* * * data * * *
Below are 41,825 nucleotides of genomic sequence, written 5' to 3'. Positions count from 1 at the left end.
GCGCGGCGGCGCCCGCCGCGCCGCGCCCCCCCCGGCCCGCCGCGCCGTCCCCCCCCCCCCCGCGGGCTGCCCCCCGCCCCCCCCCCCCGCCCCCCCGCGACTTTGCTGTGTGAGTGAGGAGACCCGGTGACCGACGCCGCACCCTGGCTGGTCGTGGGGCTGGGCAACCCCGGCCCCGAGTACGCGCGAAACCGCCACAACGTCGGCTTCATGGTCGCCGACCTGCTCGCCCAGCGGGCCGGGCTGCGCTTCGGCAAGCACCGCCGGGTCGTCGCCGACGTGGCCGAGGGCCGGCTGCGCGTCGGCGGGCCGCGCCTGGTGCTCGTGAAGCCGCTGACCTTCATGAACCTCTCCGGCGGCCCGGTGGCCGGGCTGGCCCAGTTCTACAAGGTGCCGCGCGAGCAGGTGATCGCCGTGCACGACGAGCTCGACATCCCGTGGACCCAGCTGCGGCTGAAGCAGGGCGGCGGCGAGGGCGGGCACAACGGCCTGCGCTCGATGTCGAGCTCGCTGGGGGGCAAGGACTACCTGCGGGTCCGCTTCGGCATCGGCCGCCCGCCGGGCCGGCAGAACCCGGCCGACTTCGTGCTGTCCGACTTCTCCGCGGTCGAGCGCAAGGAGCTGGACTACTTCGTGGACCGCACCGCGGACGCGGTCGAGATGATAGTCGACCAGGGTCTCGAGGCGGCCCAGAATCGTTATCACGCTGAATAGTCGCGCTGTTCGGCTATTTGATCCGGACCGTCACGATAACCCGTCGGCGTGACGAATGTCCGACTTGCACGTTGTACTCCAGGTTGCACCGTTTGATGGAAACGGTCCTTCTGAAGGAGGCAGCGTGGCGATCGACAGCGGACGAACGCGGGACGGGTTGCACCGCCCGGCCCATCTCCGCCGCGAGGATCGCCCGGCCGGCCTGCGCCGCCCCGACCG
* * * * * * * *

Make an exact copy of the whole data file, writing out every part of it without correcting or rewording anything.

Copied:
Below are 41,825 nucleotides of genomic sequence, written 5' to 3'. Positions count from 1 at the left end.
GCGCGGCGGCGCCCGCCGCGCCGCGCCCCCCCCGGCCCGCCGCGCCGTCCCCCCCCCCCCCGCGGGCTGCCCCCCGCCCCCCCCCCCCGCCCCCCCGCGACTTTGCTGTGTGAGTGAGGAGACCCGGTGACCGACGCCGCACCCTGGCTGGTCGTGGGGCTGGGCAACCCCGGCCCCGAGTACGCGCGAAACCGCCACAACGTCGGCTTCATGGTCGCCGACCTGCTCGCCCAGCGGGCCGGGCTGCGCTTCGGCAAGCACCGCCGGGTCGTCGCCGACGTGGCCGAGGGCCGGCTGCGCGTCGGCGGGCCGCGCCTGGTGCTCGTGAAGCCGCTGACCTTCATGAACCTCTCCGGCGGCCCGGTGGCCGGGCTGGCCCAGTTCTACAAGGTGCCGCGCGAGCAGGTGATCGCCGTGCACGACGAGCTCGACATCCCGTGGACCCAGCTGCGGCTGAAGCAGGGCGGCGGCGAGGGCGGGCACAACGGCCTGCGCTCGATGTCGAGCTCGCTGGGGGGCAAGGACTACCTGCGGGTCCGCTTCGGCATCGGCCGCCCGCCGGGCCGGCAGAACCCGGCCGACTTCGTGCTGTCCGACTTCTCCGCGGTCGAGCGCAAGGAGCTGGACTACTTCGTGGACCGCACCGCGGACGCGGTCGAGATGATAGTCGACCAGGGTCTCGAGGCGGCCCAGAATCGTTATCACGCTGAATAGTCGCGCTGTTCGGCTATTTGATCCGGACCGTCACGATAACCCGTCGGCGTGACGAATGTCCGACTTGCACGTTGTACTCCAGGTTGCACCGTTTGATGGAAACGGTCCTTCTGAAGGAGGCAGCGTGGCGATCGACAGCGGACGAACGCGGGACGGGTTGCACCGCCCGGCCCATCTCCGCCGCGAGGATCGCCCGGCCGGCCTGCGCCGCCCCGACCG